When Global Justice Movements Meet the Media’s Western Gaze

More than the bias of a specific journalist, the general trend of selective activism in media should be leading us to question why certain stories get so big in the first place.

By Anmol Irfan

When the Qatari Emir placed a traditional bisht on Lionel Messi following Argentina’s World Cup win, I was already expecting the backlash that followed. The continuing trend for Western media to criticise anything that is not familiar to them has been far too common to assume that this time would be any different. The World Cup as a whole has been no exception and voices across the globe have come together to criticise how the Western gaze often picks and chooses what it is they need to take a stand for. The usurping of the narrative by Western media has made it difficult for those in the region to talk about their own lived experiences.

“As someone who did experience personal injustice and grievances in Qatar I’m aware that Western media outlets only wanted me to talk publicly about my traumas to fit their agenda. On the other hand Qatar is not the victim here and for those who have suffered injustices there this was the first and only opportunity to be heard and for the world to be made aware of the human rights abuses they’ve experienced – so it’s a Catch 22 situation,” author Yousra Samir Imran tells MDI.

Whether it is the racist approach to what has possibly been the most diverse World Cup we have ever seen, to speaking over the voices of local communities, nothing that has happened in this World Cup is particularly new. Western media has had a long history of selective activism, one that is shown itself time and time again whenever a human rights movement erupts anywhere outside of the Western sphere.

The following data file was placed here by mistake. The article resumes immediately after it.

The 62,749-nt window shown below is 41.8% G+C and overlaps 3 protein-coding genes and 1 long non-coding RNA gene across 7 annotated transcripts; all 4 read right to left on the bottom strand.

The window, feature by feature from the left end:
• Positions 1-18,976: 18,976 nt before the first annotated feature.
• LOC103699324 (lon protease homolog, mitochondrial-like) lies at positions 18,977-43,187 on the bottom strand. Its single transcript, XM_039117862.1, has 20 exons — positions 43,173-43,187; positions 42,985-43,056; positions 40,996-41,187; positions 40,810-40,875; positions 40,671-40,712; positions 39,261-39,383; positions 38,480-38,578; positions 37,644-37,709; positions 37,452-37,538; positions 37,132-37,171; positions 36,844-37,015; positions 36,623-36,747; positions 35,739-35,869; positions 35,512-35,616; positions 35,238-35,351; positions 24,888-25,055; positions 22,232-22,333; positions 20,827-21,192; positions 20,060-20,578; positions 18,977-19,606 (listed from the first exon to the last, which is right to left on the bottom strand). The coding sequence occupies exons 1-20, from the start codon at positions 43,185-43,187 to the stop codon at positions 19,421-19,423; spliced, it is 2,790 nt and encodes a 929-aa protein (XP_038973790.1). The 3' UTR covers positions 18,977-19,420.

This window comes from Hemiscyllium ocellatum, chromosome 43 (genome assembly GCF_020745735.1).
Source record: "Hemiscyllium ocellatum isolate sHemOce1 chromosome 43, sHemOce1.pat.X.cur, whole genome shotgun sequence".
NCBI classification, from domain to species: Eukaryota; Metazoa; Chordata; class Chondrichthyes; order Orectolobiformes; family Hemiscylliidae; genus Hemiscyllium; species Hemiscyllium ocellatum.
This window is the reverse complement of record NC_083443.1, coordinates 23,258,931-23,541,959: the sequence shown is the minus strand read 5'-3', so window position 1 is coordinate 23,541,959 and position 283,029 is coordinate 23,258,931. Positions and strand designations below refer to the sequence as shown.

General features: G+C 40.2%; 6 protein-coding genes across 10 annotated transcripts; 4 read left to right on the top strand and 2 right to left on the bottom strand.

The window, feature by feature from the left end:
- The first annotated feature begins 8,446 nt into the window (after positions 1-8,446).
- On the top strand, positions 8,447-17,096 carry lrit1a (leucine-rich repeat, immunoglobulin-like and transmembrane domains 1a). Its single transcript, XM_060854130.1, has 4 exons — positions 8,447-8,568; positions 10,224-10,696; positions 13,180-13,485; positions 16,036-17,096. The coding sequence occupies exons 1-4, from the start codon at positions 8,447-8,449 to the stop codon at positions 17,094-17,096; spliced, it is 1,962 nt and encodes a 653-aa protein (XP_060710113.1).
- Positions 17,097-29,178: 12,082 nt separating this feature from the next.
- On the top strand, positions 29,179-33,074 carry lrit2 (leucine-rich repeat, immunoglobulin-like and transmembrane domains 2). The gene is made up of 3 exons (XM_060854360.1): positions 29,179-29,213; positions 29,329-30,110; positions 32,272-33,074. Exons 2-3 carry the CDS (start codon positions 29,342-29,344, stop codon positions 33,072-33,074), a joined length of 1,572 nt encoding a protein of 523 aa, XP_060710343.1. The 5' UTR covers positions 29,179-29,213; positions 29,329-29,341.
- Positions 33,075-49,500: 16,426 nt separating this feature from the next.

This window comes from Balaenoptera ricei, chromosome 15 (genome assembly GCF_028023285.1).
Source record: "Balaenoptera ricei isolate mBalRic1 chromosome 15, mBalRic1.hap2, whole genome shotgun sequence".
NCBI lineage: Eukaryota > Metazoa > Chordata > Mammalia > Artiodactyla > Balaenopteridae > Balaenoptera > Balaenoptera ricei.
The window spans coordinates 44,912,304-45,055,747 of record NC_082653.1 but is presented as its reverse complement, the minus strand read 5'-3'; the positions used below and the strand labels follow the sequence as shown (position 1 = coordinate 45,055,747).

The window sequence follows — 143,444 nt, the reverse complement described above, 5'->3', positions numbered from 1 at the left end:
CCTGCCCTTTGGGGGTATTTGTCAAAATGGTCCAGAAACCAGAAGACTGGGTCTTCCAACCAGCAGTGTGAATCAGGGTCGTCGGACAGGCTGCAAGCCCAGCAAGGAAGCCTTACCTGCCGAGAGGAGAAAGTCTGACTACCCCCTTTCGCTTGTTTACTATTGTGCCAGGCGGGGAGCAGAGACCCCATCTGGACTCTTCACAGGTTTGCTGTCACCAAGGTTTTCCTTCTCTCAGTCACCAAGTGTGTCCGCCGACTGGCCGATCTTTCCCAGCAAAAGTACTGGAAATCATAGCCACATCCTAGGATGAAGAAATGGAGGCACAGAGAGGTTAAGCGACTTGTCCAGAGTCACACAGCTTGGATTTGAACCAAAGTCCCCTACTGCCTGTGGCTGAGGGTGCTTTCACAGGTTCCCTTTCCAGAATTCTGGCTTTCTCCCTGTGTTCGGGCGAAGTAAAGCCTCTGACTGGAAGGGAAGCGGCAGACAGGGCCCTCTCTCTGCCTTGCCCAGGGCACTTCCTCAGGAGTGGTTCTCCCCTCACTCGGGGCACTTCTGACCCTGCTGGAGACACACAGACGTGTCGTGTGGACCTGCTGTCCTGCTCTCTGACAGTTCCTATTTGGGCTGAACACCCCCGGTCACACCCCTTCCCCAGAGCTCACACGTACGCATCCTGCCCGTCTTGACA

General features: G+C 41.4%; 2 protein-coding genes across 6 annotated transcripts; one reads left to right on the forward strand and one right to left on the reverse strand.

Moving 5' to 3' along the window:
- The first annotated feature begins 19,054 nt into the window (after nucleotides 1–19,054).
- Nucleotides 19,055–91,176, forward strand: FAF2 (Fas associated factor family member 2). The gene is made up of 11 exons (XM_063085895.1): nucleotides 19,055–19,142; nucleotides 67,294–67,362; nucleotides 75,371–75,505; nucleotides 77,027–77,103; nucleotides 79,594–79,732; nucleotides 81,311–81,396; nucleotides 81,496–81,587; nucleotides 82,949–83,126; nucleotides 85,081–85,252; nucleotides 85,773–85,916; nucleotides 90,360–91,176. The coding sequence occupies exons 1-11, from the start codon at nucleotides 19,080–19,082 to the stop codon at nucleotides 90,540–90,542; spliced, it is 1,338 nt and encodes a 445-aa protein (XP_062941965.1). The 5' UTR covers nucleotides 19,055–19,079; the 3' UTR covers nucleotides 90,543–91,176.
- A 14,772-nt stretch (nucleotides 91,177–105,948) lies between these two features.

“The world works in a way that only certain people have the power to write stories. Historically, marginalised people have not had the chance to tell their stories, and even though that’s changing, the stories that tend to get the most attention often come from legacy outlets and legacy journalists,” journalist Devyani Nighoskar who also works in advocacy tells MDI.

Even when it comes to the media attention that situations like Iran and Afghanistan – particularly with regards to the gender justice movements in the country – it often happens that outside opinions and solutions are a lot more prevalent than the voices of those most affected.

Media consultant and former BBC journalist Aaqil Ahmed points out that attributing these trends and the media’s approach in this way to the media outlets being racist, is too simplistic.

“Who chooses what stories are important? It’s complicated. Sometimes it’s political expediency, sometimes it’s prejudice, but most of the time it’s about what the audience is interested in, and then you question why the audience is interested in it,” he says.

More than the bias of a specific journalist, the general trend of selective activism in media should be leading us to question why certain stories get so big in the first place. Why is it that Iran is getting so much solidarity – and rightfully so – but Muslim women in India are not seeing the same? How is it that South Asians can see fit to put #BlackLivesMatter in their bio without ever questioning the colourism and racism prevalent in South Asian society that still impacts so many in the region?